[Date Prev][Date Next][Thread Prev][Thread Next][Date index][Thread index]

Re: st: Questions related to -predict-, -adjust-, and predictive margins

From   Steven Samuels <[email protected]>
To   [email protected]
Subject   Re: st: Questions related to -predict-, -adjust-, and predictive margins
Date   Wed, 24 Sep 2008 17:07:12 -0400


Question 1: See msg00667.html Be sure to zap gremlins in a good text editor before using.

Question 2: I'll send you a file privately which plots predictions for a range of values of each variable, holding the others at their means. It is a little long to list here, though you can see a version at:

Question 3: I'll leave to someone else.

In my examples I use the built-in auto data and predict foreign as a function of mpg, weight, and turnk. I've found that holding all variables at their means (typical values) leads to very *atypical* predictions. The predicted value at the means is about 15%, but the average of the predicted values is about 29% (this is also, by the mechanics of maximum likelihood, the same as the crude or weighted proportion).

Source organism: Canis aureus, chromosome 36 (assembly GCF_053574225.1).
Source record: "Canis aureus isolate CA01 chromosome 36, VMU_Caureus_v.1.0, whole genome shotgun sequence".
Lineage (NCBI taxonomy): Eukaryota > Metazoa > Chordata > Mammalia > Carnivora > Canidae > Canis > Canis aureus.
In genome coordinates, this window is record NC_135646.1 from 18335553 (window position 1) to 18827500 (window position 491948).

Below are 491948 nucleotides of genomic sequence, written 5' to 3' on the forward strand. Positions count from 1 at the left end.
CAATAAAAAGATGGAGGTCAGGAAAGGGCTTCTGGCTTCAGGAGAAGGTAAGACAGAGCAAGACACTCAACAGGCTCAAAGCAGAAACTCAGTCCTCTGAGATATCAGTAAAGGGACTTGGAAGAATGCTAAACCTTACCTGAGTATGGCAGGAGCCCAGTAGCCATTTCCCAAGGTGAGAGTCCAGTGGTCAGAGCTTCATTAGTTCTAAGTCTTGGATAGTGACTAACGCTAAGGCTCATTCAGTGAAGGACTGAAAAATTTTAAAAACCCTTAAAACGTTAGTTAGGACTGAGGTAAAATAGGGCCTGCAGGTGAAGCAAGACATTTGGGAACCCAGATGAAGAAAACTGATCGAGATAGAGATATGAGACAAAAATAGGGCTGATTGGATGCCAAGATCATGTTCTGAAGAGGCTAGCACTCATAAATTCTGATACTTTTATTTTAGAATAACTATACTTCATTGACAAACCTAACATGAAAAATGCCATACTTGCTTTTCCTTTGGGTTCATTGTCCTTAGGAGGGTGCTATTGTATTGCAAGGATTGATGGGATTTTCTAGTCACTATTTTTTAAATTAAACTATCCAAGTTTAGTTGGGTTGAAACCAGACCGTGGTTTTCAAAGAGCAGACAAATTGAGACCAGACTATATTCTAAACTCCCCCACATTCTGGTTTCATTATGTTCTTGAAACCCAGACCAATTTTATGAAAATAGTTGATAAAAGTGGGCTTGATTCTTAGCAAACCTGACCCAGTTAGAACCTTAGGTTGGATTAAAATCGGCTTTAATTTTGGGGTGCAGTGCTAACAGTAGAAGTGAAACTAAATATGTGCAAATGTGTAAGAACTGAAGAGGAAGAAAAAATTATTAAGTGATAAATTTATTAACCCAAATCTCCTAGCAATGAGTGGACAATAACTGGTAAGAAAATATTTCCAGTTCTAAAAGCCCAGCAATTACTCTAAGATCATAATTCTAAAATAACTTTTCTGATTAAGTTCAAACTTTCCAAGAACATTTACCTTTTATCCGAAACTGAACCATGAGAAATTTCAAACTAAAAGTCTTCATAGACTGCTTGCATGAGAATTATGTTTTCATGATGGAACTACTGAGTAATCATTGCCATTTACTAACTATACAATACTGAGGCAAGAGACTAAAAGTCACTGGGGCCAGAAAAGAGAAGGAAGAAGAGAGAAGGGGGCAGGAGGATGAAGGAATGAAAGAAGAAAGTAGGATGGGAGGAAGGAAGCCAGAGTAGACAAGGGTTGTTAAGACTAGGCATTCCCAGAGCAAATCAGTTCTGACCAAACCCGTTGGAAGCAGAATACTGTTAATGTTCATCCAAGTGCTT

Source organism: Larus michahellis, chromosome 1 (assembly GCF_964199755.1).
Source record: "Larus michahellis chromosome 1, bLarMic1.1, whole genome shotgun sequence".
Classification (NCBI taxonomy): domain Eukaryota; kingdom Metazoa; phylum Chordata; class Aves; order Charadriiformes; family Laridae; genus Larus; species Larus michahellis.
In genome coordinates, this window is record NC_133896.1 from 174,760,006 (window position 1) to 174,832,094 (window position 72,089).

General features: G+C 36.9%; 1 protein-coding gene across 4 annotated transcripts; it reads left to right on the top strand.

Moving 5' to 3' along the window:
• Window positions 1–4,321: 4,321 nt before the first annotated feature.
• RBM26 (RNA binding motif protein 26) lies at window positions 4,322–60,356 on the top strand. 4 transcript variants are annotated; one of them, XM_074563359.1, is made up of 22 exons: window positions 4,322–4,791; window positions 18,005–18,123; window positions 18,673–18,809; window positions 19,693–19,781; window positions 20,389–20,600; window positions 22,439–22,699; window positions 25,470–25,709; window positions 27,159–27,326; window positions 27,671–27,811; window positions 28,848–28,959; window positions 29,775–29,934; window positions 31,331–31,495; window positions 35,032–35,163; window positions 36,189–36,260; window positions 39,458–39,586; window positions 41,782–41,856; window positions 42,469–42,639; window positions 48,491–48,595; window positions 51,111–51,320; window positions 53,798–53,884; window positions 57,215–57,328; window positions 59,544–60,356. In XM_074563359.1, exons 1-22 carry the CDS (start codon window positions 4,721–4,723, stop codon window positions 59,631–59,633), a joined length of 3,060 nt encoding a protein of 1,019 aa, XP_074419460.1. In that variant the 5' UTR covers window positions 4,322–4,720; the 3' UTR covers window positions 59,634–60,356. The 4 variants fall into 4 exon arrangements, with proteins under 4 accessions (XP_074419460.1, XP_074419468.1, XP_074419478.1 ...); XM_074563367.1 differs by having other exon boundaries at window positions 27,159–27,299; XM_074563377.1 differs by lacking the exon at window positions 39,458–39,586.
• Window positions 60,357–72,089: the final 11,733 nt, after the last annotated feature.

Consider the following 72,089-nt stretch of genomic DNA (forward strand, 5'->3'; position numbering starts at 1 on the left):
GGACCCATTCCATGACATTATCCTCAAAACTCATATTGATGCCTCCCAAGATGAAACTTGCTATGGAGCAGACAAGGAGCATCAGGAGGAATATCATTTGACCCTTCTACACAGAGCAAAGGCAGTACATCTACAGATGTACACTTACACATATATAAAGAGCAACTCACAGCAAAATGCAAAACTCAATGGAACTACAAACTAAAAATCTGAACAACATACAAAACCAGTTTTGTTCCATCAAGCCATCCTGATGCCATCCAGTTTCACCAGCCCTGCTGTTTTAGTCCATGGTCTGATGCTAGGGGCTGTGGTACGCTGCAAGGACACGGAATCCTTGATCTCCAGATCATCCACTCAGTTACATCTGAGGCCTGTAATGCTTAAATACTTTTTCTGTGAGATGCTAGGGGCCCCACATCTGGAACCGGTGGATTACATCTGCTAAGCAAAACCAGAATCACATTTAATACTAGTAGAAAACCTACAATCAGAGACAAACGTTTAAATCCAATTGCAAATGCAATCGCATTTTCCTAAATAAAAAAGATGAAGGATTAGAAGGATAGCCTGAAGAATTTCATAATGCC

On Sep 24, 2008, at 3:53 PM, Michael I. Lichter wrote:

Question 1: How do you calculate SEs for predicted probabilities for data that require weights or are from a complex sample design? I've seen the FAQ about how to do this in general, but I suspect that the FAQ's advice is not correct for weighted data/data from complex samples.

Question 2: -adjust, pr ci- produces confidence intervals for proportions. Is it not the case that SE = (UB - LB)/(2 * 1.96) given a 95% confidence interval (assuming that weights/design are not a problem)?

Question 3: I want to calculate predictive margins (predictions where every element is treated as if it belonged to a given group, but otherwise the elements' own values are used in the prediction), AND I want to be able to test for equality of predicted proportions. From what I glean from an recent article in NEJM, SUDAAN can do this, but I don't know how.

*   For searches and help try:

© Copyright 1996–2024 StataCorp LLC   |   Terms of use   |   Privacy   |   Contact us   |   What's new   |   Site index